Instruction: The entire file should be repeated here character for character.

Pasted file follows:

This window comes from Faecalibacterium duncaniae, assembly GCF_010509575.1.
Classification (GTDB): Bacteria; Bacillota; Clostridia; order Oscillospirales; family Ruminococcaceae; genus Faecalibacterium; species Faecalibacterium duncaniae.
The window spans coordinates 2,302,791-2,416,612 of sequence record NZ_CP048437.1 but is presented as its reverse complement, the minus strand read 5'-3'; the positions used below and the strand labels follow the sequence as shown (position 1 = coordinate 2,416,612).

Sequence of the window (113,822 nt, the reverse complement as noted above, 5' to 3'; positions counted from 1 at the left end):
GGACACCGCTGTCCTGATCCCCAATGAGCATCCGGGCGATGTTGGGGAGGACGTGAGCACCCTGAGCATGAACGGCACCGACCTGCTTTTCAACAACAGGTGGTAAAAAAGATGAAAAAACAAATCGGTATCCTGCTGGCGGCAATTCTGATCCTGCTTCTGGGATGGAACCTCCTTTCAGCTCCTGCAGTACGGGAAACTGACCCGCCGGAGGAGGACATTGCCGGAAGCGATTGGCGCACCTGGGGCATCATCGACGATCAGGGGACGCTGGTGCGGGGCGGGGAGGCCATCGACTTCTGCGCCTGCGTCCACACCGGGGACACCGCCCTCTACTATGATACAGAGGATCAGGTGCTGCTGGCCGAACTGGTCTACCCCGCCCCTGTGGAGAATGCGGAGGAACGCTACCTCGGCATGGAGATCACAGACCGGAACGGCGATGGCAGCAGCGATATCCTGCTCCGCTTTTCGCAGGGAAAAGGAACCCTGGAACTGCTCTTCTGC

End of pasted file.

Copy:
This window comes from Faecalibacterium duncaniae, assembly GCF_010509575.1.
Classification (GTDB): Bacteria; Bacillota; Clostridia; order Oscillospirales; family Ruminococcaceae; genus Faecalibacterium; species Faecalibacterium duncaniae.
The window spans coordinates 2,302,791-2,416,612 of sequence record NZ_CP048437.1 but is presented as its reverse complement, the minus strand read 5'-3'; the positions used below and the strand labels follow the sequence as shown (position 1 = coordinate 2,416,612).

Sequence of the window (113,822 nt, the reverse complement as noted above, 5' to 3'; positions counted from 1 at the left end):
GGACACCGCTGTCCTGATCCCCAATGAGCATCCGGGCGATGTTGGGGAGGACGTGAGCACCCTGAGCATGAACGGCACCGACCTGCTTTTCAACAACAGGTGGTAAAAAAGATGAAAAAACAAATCGGTATCCTGCTGGCGGCAATTCTGATCCTGCTTCTGGGATGGAACCTCCTTTCAGCTCCTGCAGTACGGGAAACTGACCCGCCGGAGGAGGACATTGCCGGAAGCGATTGGCGCACCTGGGGCATCATCGACGATCAGGGGACGCTGGTGCGGGGCGGGGAGGCCATCGACTTCTGCGCCTGCGTCCACACCGGGGACACCGCCCTCTACTATGATACAGAGGATCAGGTGCTGCTGGCCGAACTGGTCTACCCCGCCCCTGTGGAGAATGCGGAGGAACGCTACCTCGGCATGGAGATCACAGACCGGAACGGCGATGGCAGCAGCGATATCCTGCTCCGCTTTTCGCAGGGAAAAGGAACCCTGGAACTGCTCTTCTGC